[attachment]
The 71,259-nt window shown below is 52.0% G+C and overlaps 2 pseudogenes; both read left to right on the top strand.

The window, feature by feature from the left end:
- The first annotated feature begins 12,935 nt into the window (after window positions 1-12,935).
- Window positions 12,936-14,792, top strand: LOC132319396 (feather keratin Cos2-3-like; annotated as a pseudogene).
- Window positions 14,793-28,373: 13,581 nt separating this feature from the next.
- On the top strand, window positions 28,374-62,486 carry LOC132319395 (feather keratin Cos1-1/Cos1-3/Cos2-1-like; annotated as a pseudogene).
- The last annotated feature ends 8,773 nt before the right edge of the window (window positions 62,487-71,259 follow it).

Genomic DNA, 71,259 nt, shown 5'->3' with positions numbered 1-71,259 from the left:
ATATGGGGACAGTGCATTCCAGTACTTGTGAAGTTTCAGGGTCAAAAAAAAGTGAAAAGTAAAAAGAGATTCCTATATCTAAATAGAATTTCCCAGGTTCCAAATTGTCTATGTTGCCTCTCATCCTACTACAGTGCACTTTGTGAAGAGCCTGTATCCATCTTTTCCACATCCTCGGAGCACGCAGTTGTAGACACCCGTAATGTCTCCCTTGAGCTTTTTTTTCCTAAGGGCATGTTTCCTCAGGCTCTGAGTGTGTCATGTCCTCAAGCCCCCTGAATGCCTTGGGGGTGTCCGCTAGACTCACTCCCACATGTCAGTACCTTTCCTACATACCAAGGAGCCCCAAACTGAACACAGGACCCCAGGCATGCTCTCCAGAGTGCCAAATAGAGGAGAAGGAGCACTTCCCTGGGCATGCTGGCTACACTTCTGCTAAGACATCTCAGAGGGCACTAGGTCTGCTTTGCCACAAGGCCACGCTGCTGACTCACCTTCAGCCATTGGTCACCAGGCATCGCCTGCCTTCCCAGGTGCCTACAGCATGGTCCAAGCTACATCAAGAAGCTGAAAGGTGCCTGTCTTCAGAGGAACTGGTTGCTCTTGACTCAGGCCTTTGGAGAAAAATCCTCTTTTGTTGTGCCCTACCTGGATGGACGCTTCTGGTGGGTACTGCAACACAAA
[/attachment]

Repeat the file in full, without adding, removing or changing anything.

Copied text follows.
The 71,259-nt window shown below is 52.0% G+C and overlaps 2 pseudogenes; both read left to right on the top strand.

The window, feature by feature from the left end:
- The first annotated feature begins 12,935 nt into the window (after window positions 1-12,935).
- Window positions 12,936-14,792, top strand: LOC132319396 (feather keratin Cos2-3-like; annotated as a pseudogene).
- Window positions 14,793-28,373: 13,581 nt separating this feature from the next.
- On the top strand, window positions 28,374-62,486 carry LOC132319395 (feather keratin Cos1-1/Cos1-3/Cos2-1-like; annotated as a pseudogene).
- The last annotated feature ends 8,773 nt before the right edge of the window (window positions 62,487-71,259 follow it).

Genomic DNA, 71,259 nt, shown 5'->3' with positions numbered 1-71,259 from the left:
ATATGGGGACAGTGCATTCCAGTACTTGTGAAGTTTCAGGGTCAAAAAAAAGTGAAAAGTAAAAAGAGATTCCTATATCTAAATAGAATTTCCCAGGTTCCAAATTGTCTATGTTGCCTCTCATCCTACTACAGTGCACTTTGTGAAGAGCCTGTATCCATCTTTTCCACATCCTCGGAGCACGCAGTTGTAGACACCCGTAATGTCTCCCTTGAGCTTTTTTTTCCTAAGGGCATGTTTCCTCAGGCTCTGAGTGTGTCATGTCCTCAAGCCCCCTGAATGCCTTGGGGGTGTCCGCTAGACTCACTCCCACATGTCAGTACCTTTCCTACATACCAAGGAGCCCCAAACTGAACACAGGACCCCAGGCATGCTCTCCAGAGTGCCAAATAGAGGAGAAGGAGCACTTCCCTGGGCATGCTGGCTACACTTCTGCTAAGACATCTCAGAGGGCACTAGGTCTGCTTTGCCACAAGGCCACGCTGCTGACTCACCTTCAGCCATTGGTCACCAGGCATCGCCTGCCTTCCCAGGTGCCTACAGCATGGTCCAAGCTACATCAAGAAGCTGAAAGGTGCCTGTCTTCAGAGGAACTGGTTGCTCTTGACTCAGGCCTTTGGAGAAAAATCCTCTTTTGTTGTGCCCTACCTGGATGGACGCTTCTGGTGGGTACTGCAACACAAA